CRISPR pinpoints gene that switches butterfly wing color

(Credit: Getty Images)

Scientists have used genome sequencing and CRISPR to home in on a single gene that controls wing color in butterflies.

Heliconius butterflies are a diverse and colorful group of species that live throughout tropical regions of Central and South America. Many of them have wing patterns and colors that mimic other species to protect themselves from predators.

Now, new research shows that in one species, Heliconius cydno, just one gene controls whether the butterfly has white or yellow spots on its wings.

Researchers developed a genetic map using white and yellow H. cydno butterflies. They then studied genome sequences to identify a single gene called aristaless1 (al1) that acted as a switch for yellow and white coloration.

Heliconius cydno butterflies
(Credit: U. Chicago)

On or off

Most Heliconius species closely related to H. cydno have yellow spots on their wings; H. cydno has subspecies that are either yellow or white.

Butterflies with white spots have elevated expression of al1 (i.e., it’s switched “on”), meaning that it may play a role in repressing yellow pigmentation from being produced.

Using CRISPR/Cas9 gene editing tools, scientists confirmed this function of al1. When they knocked it out, or switched it off, in embryos of butterflies that should be white, they developed yellow spots instead.

“For decades, people have been cross-breeding these butterflies and they knew that this white vs. yellow switch was in one spot in the genome. They just weren’t able to trace it to the actions of a single gene,” says Marcus Kronforst, associate professor of ecology and evolution at the University of Chicago and senior author of the study, which appears in Current Biology.

“Now with CRISPR we can knock the gene out and see what happens. It turns out the evolutionary innovation here is not one species gaining a pigment, but instead turning on a gene to repress an ancestrally present pigment,” he says.

Mating preference?

Researchers also traced the evolutionary history this color patterning by comparing genetic differences in the H. cydno version of al1 to those of other, closely-related Heliconius species.

The white version of the gene appears to be a relatively new development. While H. cydno was the first species to develop white forms, there are signs of cross-breeding that introduced the white color into other species at a later time.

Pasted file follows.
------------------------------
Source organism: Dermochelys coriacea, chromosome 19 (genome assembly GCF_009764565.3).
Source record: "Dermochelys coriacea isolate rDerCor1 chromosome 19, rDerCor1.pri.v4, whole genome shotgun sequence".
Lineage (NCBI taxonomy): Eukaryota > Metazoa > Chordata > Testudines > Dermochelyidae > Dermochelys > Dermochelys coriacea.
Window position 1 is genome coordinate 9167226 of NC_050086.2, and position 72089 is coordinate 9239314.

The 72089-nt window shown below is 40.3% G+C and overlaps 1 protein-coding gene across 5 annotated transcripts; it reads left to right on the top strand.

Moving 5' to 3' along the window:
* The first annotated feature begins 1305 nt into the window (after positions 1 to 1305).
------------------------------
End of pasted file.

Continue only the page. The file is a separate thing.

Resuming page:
There is also evidence that the same gene may be linked to mating preferences for color. White H. cydno males prefer females with white spots; yellow males likewise prefer yellow females. Scientists have long known that genes for both color patterning and mate preference in H. cydno are located in the same area of the genome.

“Now that we know the molecular basis of the color, we can start asking how preference is linked to it,” Kronforst says. “Are they two genes near one another or is it somehow the same gene doing both jobs?”

While Kronforst and his team don’t yet know if al1 or another gene nearby controls mate preference, the close proximity could account for the diversity of Heliconius species.

“Whether it was natural selection driving it or it was just chance that these two things are linked, that might be part of the reason why we have such a diverse group of butterflies,” he says. “When the color and preference for the color are linked together, it causes these things to evolve together very rapidly.”

Additional coauthors are from the University of Chicago, Rice University, Harvard University, the University of Arkansas, Peking University, and the University of the Pacific.

The Chicago Biomedical Consortium, Big Ideas Generator funding from the University of Chicago, the Alfred P. Sloan Foundation, the National Institutes of Health, Harvard’s FAS Center for Systems Biology, the Pew Biomedical Scholars program, the University of Chicago Neubauer funds, and the National Science Foundation funded the work.

Source: University of Chicago